The next generation of graphing calculator – the Desmos app – is available at no cost! This app, which is accessible for users who are blind and visually impaired, is backed by Pearson and is supported by the College Board (SAT exams). Smarter Balance consortium has embedded Desmos into their assessments.
The video below demonstrates VoiceOver typing and reading an equation and using Audio Trace to explore and read aloud the created graph. The video includes the VoiceOver commands used to navigate the graph and the information gleaned from the sonification (audio features).
Desmos recommends using Firefox with at least JAWS 17, Window-Eyes 9.5 or NVDA 2016.2. On the Mac, Desmos recommends using VoiceOver with Safari or Chrome on macOS 10.11 or higher. Preliminary tests using Microsoft Edge with Narrator in the Windows 10 Anniversary Update are encouraging but not yet officially supported. Audio tracing is not yet available with Internet Explorer.
The accessibility page on the Desmos website includes information on and commands for the following topics:
The intro video below includes information about Desmos and the free Desmos classroom math activities.
The way we teach math is changing as new technology and software becomes available. Several groups are actively working on cost-effective full page braille displays that will be able to instantly display tactile charts and graphs. The accessible Desmos graphing app is now accepted in the classroom and used in high stakes testing.
What math tools are you teaching your students? Tools, such as talking graphing calculators, are beneficial for students with visual impairments to complete math assignments. Graphing tools include sonification – use of non-speech audio to convey information or perceptualize data. Sonification is not new – we have been using talking scientific graphing calculators for a very long time! A new digital resource with sonification, the SAS Graphics Accelerator, enables students and teachers to create their own graphs and charts that include sonification.
Traditionally, K-12 braille students have received math materials in paper braille format; in higher education, only a minority of students receive math materials in paper braille format. Higher education math is often the most challenging subject for many students who are braille readers. Learning to use digital tools, such as sonification, in high school will help students with college level math and in STEM related fields.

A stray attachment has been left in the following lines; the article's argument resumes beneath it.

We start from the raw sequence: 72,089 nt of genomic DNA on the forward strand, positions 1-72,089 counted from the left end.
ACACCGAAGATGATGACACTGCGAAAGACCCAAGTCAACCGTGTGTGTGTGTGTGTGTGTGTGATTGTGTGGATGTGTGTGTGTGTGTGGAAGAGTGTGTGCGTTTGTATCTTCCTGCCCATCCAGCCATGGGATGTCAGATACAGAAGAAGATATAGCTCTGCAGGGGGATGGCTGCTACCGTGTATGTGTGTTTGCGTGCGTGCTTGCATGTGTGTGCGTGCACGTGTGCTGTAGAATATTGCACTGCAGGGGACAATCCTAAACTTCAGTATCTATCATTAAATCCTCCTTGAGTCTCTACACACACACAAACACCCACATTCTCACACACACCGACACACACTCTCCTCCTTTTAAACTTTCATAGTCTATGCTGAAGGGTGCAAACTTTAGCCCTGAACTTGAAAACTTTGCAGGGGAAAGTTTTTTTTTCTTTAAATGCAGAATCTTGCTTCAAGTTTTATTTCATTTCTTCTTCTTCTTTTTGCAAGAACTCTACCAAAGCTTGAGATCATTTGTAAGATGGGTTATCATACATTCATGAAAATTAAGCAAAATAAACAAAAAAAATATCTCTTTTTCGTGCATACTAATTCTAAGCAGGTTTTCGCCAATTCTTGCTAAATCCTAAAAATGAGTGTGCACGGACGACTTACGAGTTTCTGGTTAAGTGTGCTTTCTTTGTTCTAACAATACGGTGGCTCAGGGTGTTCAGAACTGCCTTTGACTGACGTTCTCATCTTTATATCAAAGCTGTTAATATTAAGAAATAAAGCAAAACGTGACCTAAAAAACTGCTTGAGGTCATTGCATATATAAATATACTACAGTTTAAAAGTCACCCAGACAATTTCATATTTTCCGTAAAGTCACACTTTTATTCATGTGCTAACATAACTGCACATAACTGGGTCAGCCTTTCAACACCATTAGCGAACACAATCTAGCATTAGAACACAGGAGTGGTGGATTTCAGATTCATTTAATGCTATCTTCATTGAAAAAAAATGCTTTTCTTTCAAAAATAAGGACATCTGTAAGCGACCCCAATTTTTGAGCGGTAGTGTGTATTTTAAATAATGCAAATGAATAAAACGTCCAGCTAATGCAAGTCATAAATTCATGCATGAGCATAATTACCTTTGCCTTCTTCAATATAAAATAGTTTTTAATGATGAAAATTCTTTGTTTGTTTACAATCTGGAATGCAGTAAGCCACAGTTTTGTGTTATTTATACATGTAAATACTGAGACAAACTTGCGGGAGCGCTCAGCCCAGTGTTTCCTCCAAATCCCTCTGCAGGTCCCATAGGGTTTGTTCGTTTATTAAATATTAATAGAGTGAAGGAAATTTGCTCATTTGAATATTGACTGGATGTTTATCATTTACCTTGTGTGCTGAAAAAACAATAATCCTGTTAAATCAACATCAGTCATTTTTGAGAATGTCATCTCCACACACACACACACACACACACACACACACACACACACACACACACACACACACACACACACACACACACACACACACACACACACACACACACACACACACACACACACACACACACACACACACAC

Learning foundation math concepts requires braille – in a paper braille format supplemented with tactile models. Use all the tools available when teaching math! Mainstream classroom teachers incorporate simple and complex math tools, including tactile counting blocks in kindergarten to teach basic counting and addition concepts, 3D models of cubes, spheres and other shapes, and scientific graphing calculators. Teachers of the Visually Impaired use an even broader variety of math tools. Learning to use sonification to glean information from graphics is another tool in the toolbox. Sonification is being integrated into more mainstream math resources, especially on the college and career levels. How are you – Teachers of the Visually Impaired – preparing your students to access higher level math? Are your students taking advantage of the Desmos app in high stakes testing and when completing daily math assignments? Let’s share our teaching strategies and brainstorm ideas!
What math tools are you using?
When are you teaching math tools and/or the concepts?
Which concepts, such as sonification, are incorporated within these tools? How are you teaching these concepts?
How are you teaching these specialized math concepts and skills? *
* As TVIs, our task is not to teach the entire math class – but rather to teach the specialized skills that are unique to a student with a visual impairment. Teaching how to glean information from reading a tactile graph and teaching how to listen to a graph with sonification.
Please take a minute and share in the comment section below the math tools and strategies that you are using!
By Diane Brauner